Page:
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Developing knowledge around the world
The international educational program Experimento is currently active in eleven countries in Europe, Latin America, and Africa.
Educational requirements are different in every country and are strongly influenced by cultural factors. This is why local partners such as education ministries and universities are involved in all the countries. The cooperation with local educational partners helps meet the specific teaching and learning requirements of each country.
Real-life science and technology instruction
Nelson Mandela famously said, “Education is the most powerful weapon which you can use to change the world!” The reorganization of government education policy and the school system is one of the main tasks facing South Africa. Although the country has an efficient school system, the discrepancies are clear and the challenges in the education sector enormous: a general shortage of qualified teaching staff, lack of equipment and overcrowded classrooms with up to 60 students per class. The multilingualism prescribed by the constitution is also a complicating factor. South Africa has 11 official national languages. This linguistic diversity creates educational barriers and hinders the expansion of the education system, which accounts for a fifth of all government spending.
The Siemens Stiftung has been conducting its Experimento education program in South Africa since 2012 – with the goal of training teachers to use Experimento and to promote the science and technical education of pupils. Use of Experimento cannot succeed without the support of dedicated educators from the area. That is why teachers and educators are given training in Experimento’s didactic and methodological approaches in specially developed seminars. They pass on their knowledge to pupils as part of teaching. The Experimento seminars have also been certified as an official further training tool in accordance with the criteria set forth by the South African Council for Educators (SACE).
To facilitate the successful implementation of Experimento at schools in South Africa, the Siemens Stiftung cooperates with special Science Competence Centers (SCCs) in Johannesburg, Cape Town, Durban and Mthatha. At the same time, the Siemens Stiftung is working with universities and German international schools on directly integrating the Experimento concept into the teacher training curriculum.
Dedicated to Nelson Mandela's legacy
Nelson Mandela was passionate about setting up a secondary school in his home town, Mvezo, in the South African province of Eastern Cape. With the help of the government and community, Siemens has made Mandela's dream come true: In January 2014, the Mandela School of Science & Technology became the first secondary school to be opened in the region.
Experimento has been used here ever since. Science and technology teachers here completed the training program along with teachers from other schools in the area. In the process, they received a hands-on, educational introduction into the world of learning through discovery. “Practical work is a huge help in explaining complex matters. You also really see how students who are normally quiet will open up and begin to ask questions," one excited teacher said in discussing the use of the things she learned in her classroom. The Siemens Stiftung provides the program and helps local trainers organize regular meetings of teachers from all schools in order to continuously develop and expand a province-wide network.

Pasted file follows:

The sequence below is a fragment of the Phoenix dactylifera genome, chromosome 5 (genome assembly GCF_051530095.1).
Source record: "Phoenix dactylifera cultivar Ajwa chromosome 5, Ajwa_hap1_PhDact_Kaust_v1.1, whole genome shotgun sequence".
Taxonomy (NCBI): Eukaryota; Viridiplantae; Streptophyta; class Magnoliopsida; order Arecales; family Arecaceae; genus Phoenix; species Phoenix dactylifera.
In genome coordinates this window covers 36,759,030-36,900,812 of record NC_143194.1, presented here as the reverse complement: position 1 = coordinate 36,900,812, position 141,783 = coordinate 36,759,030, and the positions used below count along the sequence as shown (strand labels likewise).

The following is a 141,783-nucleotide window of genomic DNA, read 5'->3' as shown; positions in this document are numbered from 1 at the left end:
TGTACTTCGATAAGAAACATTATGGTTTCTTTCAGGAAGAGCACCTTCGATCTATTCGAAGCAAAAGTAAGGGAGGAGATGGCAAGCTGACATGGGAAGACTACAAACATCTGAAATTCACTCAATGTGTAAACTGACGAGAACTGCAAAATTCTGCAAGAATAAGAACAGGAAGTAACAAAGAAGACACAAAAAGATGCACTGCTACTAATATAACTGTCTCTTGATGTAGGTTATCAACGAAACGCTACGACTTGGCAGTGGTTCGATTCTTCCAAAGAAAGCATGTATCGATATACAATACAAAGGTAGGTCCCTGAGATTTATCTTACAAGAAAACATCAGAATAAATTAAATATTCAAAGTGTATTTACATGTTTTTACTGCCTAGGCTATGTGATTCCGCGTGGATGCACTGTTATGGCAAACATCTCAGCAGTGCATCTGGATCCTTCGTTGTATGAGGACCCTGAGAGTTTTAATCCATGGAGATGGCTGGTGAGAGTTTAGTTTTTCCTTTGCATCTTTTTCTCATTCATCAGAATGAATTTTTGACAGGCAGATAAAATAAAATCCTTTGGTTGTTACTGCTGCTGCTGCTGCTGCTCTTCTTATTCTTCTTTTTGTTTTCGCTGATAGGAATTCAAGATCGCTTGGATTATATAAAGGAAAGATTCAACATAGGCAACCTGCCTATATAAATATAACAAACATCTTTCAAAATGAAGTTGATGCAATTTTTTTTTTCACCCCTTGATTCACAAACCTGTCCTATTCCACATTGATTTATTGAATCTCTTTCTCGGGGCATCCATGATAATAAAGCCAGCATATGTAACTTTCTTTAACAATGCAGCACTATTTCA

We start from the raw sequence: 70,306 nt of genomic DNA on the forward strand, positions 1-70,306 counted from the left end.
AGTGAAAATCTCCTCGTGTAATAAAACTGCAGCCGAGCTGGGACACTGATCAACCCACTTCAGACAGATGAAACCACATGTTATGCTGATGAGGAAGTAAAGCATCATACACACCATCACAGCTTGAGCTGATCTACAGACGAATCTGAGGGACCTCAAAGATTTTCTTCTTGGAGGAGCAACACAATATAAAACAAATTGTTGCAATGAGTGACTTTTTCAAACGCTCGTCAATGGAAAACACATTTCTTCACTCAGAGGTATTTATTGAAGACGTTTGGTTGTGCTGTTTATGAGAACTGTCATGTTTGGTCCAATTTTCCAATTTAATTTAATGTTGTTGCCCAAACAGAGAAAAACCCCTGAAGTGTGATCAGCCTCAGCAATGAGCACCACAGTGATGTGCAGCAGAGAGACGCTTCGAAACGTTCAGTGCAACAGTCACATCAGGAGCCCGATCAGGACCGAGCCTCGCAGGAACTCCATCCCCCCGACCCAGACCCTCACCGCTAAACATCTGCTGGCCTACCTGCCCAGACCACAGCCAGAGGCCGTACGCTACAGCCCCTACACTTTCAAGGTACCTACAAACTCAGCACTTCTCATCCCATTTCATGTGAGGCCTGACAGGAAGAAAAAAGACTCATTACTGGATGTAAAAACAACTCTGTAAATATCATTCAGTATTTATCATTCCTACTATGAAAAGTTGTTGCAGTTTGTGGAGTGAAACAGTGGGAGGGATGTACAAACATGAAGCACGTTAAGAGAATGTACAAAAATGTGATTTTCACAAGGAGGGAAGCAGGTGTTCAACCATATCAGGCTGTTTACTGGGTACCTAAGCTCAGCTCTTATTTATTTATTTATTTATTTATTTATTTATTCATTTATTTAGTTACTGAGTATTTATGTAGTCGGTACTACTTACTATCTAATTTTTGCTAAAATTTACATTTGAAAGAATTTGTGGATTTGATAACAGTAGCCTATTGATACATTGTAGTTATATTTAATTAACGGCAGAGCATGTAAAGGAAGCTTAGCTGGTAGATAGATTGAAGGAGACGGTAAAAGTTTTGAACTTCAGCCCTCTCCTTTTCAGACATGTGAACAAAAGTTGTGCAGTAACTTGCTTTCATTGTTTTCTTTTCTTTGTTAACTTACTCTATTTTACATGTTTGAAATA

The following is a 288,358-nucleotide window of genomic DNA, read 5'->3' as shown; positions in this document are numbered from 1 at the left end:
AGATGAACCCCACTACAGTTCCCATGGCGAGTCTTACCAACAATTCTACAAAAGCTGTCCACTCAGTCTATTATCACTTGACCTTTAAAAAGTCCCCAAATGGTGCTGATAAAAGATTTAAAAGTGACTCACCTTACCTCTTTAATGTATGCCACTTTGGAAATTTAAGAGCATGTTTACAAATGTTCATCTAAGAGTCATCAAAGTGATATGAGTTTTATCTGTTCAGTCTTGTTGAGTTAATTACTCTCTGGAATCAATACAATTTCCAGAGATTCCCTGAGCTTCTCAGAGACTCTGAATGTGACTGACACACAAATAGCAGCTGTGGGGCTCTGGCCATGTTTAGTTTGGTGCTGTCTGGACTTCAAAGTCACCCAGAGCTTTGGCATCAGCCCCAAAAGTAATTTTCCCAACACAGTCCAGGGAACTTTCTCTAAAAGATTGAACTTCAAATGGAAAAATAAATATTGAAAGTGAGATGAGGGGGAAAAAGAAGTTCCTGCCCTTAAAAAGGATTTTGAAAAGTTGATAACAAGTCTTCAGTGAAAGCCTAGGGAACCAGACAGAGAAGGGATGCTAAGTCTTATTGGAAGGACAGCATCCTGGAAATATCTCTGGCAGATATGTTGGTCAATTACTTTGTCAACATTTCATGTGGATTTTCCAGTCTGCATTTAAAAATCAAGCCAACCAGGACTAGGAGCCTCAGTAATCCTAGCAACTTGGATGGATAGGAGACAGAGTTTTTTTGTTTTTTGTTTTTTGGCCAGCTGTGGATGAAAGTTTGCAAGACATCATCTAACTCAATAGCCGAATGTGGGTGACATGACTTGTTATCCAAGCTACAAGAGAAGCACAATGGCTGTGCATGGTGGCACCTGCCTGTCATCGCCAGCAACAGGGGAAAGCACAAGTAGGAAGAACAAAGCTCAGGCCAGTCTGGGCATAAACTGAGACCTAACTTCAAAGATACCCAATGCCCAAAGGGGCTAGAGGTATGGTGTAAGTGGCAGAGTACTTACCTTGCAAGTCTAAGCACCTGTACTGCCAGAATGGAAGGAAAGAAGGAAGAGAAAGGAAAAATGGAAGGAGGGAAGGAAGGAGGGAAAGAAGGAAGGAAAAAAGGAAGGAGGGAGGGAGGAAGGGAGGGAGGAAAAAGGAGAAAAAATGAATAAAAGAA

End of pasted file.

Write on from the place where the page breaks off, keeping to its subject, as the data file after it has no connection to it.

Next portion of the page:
An international dialog also takes place: For two years now, an exchange program open to principals, teachers and students has been conducted with the Nelson Mandela School in Berlin. In the program, two students and one teacher from each school visit the partner school on the other continent every year in order to attend classes there and get to know life in the other country. The Deutsche Schule Johannesburg will soon become the third member of this partnership.
On behalf of the Siemens Stiftung, academics at the University of the Western Cape – School of Science and Mathematics Education are examining the use of Experimento I 10+ in South Africa's Western Cape province. The acceptance, functionality and practicality of Experimento for South Africa's teaching and learning requirements were examined between June and November 2013 using participant observation, interviews, conversations, and feedback discussions. The research focused on teachers and teaching students from science subjects.
The results showed that the experiment kits are valued as particularly beneficial to lessons. Teachers appreciate the easy access to the materials provided. The (prospective) teachers also rated the experiment- and activity-based methods positively, seeing them as less abstract than teaching approaches based on direct instruction. Learning through experimentation also proved to be a successful teaching method – even in classes of up to 60 students. Furthermore, teachers noted the development in students' performance, observing that their audience understood scientific and technological interrelationships more easily when the students experienced them in the form of experiments. Participants identified multilingualism in teaching, which can sometimes lead to language barriers, as a challenge for the further development of Experimento.